In the first quarter of 2014, total earnings for the Utility sector were up 18.0% on 11.2% higher revenues. The sector’s strong earnings performance makes sense as they were the primary beneficiaries of the quarter’s frigid weather. The majority of utilities benefitted from dropping mercury levels in their service territories.
For 2014 and 2015, earnings from this sector are expected to increase at rates of 10.0% and 4.9% year over year. In 2014, the Utility sector is expected to surpass the S&P 500 growth of 6.8% but lag the 2015 projection of 11.5%.
For more information about earnings for this sector and others, please read our 'Earnings Trends' report.
The EIA reported that electricity consumption in the U.S. will increase from 3,826 billion kilowatt hours in 2012 to 4,954 billion kilowatt hours in 2040, implying an average annual rise of 0.9%. For the fuel type in energy generation, renewables and natural gas will play an increasing role while coal will gradually fall out of favor.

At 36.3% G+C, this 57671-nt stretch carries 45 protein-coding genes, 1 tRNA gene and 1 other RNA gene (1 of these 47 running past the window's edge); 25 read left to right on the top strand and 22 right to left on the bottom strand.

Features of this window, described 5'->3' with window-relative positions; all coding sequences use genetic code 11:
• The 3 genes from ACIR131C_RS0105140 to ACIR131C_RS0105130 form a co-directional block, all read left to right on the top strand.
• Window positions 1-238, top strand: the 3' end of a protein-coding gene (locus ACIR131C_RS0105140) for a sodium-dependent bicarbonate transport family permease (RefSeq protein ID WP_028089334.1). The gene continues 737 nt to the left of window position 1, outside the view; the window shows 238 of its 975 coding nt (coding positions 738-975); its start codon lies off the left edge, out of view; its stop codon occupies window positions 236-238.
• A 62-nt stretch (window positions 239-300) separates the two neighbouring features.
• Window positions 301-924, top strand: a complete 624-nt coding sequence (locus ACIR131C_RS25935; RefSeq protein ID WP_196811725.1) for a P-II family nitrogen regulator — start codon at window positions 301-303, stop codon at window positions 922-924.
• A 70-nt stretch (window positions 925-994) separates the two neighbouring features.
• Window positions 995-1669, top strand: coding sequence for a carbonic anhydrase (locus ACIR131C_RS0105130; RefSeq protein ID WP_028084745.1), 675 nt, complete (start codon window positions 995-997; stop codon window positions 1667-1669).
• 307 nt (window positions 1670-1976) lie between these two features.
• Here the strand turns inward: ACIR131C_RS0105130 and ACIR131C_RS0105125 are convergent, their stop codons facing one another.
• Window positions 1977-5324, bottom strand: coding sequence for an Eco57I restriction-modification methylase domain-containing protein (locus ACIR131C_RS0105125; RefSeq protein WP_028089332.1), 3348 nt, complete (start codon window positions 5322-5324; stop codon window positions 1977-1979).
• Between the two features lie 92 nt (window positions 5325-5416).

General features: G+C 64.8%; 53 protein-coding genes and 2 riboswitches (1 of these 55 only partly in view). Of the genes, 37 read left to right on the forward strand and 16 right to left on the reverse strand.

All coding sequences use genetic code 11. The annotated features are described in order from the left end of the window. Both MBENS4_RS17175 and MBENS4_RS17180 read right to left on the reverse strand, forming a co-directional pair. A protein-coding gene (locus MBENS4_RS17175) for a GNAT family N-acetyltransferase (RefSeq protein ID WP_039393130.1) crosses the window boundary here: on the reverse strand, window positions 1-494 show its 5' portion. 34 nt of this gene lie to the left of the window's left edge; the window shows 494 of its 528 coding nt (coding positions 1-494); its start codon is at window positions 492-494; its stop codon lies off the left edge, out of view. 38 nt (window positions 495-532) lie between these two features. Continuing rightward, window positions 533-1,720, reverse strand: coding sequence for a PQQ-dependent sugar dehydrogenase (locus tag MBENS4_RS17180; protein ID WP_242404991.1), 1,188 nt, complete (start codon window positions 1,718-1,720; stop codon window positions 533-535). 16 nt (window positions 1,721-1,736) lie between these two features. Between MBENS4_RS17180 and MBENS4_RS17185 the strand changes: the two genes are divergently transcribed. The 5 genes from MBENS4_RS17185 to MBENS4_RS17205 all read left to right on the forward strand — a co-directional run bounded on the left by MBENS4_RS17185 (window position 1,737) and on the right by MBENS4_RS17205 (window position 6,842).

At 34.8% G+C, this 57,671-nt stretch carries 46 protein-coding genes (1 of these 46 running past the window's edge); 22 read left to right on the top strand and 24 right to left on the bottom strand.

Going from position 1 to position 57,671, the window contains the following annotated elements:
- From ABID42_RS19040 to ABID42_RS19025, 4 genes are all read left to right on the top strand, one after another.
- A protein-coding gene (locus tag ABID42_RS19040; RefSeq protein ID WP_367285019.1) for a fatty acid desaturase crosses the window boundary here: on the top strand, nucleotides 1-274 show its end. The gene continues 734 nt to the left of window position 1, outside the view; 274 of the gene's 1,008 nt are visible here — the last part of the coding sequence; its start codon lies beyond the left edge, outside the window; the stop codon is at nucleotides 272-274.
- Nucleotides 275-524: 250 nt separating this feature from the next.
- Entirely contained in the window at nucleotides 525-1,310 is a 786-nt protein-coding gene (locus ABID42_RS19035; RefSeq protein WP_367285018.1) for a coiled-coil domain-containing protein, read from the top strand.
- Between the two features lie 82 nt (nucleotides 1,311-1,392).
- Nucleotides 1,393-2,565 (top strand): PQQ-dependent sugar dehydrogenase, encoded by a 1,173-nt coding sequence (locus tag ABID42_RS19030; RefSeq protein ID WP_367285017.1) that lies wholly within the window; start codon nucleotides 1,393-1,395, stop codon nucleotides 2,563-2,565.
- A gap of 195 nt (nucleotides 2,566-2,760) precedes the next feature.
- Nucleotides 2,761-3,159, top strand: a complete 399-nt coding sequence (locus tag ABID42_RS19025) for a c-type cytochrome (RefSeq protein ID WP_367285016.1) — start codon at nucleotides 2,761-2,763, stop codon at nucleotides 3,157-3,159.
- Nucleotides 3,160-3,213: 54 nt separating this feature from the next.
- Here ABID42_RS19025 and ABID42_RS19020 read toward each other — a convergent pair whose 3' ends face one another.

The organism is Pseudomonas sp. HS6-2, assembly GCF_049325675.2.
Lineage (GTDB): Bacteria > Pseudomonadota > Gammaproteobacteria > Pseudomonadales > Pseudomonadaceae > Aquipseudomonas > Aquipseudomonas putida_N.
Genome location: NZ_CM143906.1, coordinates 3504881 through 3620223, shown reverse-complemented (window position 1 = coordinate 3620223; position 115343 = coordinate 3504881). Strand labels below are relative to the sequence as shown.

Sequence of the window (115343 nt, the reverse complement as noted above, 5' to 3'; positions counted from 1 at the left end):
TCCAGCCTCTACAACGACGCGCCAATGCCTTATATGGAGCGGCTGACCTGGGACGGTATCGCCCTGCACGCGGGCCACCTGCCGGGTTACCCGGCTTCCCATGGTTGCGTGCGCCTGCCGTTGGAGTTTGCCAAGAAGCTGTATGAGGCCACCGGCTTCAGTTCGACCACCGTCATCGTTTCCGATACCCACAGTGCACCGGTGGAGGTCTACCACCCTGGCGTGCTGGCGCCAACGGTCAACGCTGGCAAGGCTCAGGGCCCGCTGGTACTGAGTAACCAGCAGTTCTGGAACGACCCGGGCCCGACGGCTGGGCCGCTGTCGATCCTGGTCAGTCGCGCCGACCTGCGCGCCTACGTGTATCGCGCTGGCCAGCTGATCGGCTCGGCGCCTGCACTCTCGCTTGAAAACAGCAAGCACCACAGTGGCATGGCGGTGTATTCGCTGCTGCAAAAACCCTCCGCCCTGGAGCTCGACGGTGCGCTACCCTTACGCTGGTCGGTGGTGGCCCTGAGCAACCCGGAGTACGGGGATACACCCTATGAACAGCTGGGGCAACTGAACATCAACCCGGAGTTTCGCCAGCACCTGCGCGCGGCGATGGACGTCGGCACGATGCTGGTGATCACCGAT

The EPA has proposed a new plan to curb pollution from domestic power plants. The objective is to reduce emissions by 30% by 2030 from 2005 levels. If these proposals go into effect, electric utilities relying primarily on coal and without adequate retrofit to scale down the carbon footprint will be the worst affected.
An EIA report indicates coal-fired power generation to drop from 310 gigawatts (GW) in 2012 to 262 GW in 2040. The decline is a function of greater dependence on natural gas, usage of alternate energy sources and stricter regulations. The utility operators are implementing new technologies for the generation and distribution of power. The introduction of smart meters will benefit customers while the smart-grid technology is likely to increase efficiency.